The Power of Nice: How to conquer the business world with kindness
Written By: Nancy Peterson, ProNexus Consultant
In grad school, people used to tell me that perhaps I was too “nice” to be in Business. That was either a compliment to my sense of fairness, honesty and high ethics; or an indictment of my utter lack of ruthlessness. As a former French and English teacher, who re-tooled herself into a finance professional with an MBA in Finance, concentrating on Managerial Accounting, being “nice” was something I was determined not to lose. Accounting and Finance with their rules and procedures seemed a good avenue for my personal brand of “nice.”
At one firm, I worked as a financial planner and analyst; they called me “The Girl Scout.” Yes, I was a Girl Scout, advancing up the ranks as a child and teen. I even worked both as a professional Girl Scout and a professional Boy Scout. To me, the “leave a place better than you found it,” mindset of the Scouts was a good metaphor for how I have approached my work in the business world.
Recently I found a book written by the co-owners of a successful New York City advertising firm (The Kaplan Thaler Group). The book took a look at how they used 6 principles of “nice” to become and stay successful with their business. The principles they espouse show how to use this quality more effectively.
The authors talk to the idea that the quality of being nice is often
seen as “passive” or “wimpy.” However, they assert that “nice is not naïve” and it’s “the toughest four-letter word you’ll ever hear.” They argue that placing others’ needs on the same level as your own is the most successful way to get what you want.
Nice people and the companies that adopt these principles are overall healthier, happier, and more successful.
The six principles are:
- Positive impressions are like seeds (positive energy has a multiplier effect)
- You never know (impact often comes in unexpected ways)
- People change (positions and statuses change over time)
- Nice must be automatic (something you do all the time, and genuine)
- Negative impressions are like germs (takes seconds to ruin the positive)
- You will know (behave in a way that makes you respect yourself)
The majority of the book is spent on the detail of each principle through stories, examples and exercises about how to use “the power of nice” and the outcomes you get through their use. The examples and exercises help you practice being nice without sacrificing what you want. They show techniques for making businesses grow and employees find greater satisfaction in their careers and lives such as including others and pooling resources, bringing humor into interactions, helping others (even enemies), cooperating rather than competing, telling the truth from a sincere but kind perspective, listening, and asking rather than lecturing. While reading the stories, I often thought of current events that show some of these principles. How different the United Airlines’ incident of the passenger dragged off the plane could have been if the company had reacted with kindness and humility from the very beginning! Could our country solve more of our political and social issues by cooperating and listening?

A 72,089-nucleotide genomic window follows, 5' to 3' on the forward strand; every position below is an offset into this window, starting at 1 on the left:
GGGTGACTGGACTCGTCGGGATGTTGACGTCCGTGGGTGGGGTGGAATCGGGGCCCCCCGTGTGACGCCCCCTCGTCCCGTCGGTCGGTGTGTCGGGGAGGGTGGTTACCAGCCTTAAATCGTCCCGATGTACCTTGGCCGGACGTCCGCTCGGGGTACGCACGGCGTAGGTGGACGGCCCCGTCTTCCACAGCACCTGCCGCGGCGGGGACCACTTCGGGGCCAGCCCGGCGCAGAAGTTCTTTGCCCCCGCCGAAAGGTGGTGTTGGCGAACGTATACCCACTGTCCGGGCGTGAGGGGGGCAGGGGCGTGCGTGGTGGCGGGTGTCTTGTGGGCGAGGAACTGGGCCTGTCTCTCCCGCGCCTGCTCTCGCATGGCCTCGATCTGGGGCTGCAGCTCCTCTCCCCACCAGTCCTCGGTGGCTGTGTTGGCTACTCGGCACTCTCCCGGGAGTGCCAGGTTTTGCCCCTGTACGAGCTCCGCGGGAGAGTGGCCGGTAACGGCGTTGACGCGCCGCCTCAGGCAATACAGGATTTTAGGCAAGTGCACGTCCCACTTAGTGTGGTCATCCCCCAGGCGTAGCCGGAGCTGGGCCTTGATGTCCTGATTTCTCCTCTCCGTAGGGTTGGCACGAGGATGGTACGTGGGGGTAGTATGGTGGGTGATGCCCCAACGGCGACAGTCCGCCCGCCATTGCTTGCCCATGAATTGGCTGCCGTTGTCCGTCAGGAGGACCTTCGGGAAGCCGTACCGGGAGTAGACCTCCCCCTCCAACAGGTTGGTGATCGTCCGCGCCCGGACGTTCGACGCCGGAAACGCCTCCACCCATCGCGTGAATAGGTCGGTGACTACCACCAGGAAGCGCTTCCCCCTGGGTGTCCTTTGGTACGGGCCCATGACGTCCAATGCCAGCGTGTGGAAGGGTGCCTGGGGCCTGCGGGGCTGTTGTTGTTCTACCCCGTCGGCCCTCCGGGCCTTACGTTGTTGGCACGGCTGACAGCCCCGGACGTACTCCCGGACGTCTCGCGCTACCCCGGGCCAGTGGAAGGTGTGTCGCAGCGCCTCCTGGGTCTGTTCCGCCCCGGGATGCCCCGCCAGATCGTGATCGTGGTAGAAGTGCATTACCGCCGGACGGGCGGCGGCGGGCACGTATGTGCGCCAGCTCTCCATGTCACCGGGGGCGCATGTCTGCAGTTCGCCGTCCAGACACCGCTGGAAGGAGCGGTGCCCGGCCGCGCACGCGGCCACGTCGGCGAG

Perhaps the most important idea for me that they discuss is harnessing the power of empathy. Empathy allows us to see things from other people’s perspectives, allowing us to tap into the resources and strengths of others. Solving problems when you really know the problem, not just your perspective on it, allows for a more creative, healthier, and supported solution.
The real power of nice, the authors say, is that “there is untapped potential in even the smallest good deed, and that it can have a multiplier effect strong enough to change the world. Yes, a random act of kindness can help you become wealthier, healthier, and wiser. But most of all, it will make you happier.”
One of the tenets of Leadership of ProNexus LLC, uses these principles:
“As former Big 4 CPAs, our founders know how important company culture can be to driving success. When they co-founded ProNexus in February of 2012, they indoctrinated a culture that was centered on treating clients, employees and strategic partner like family. Today, our leaders have fostered a strong company culture that not only nurtures business growth, but one that caters to the strengths of its employees.”
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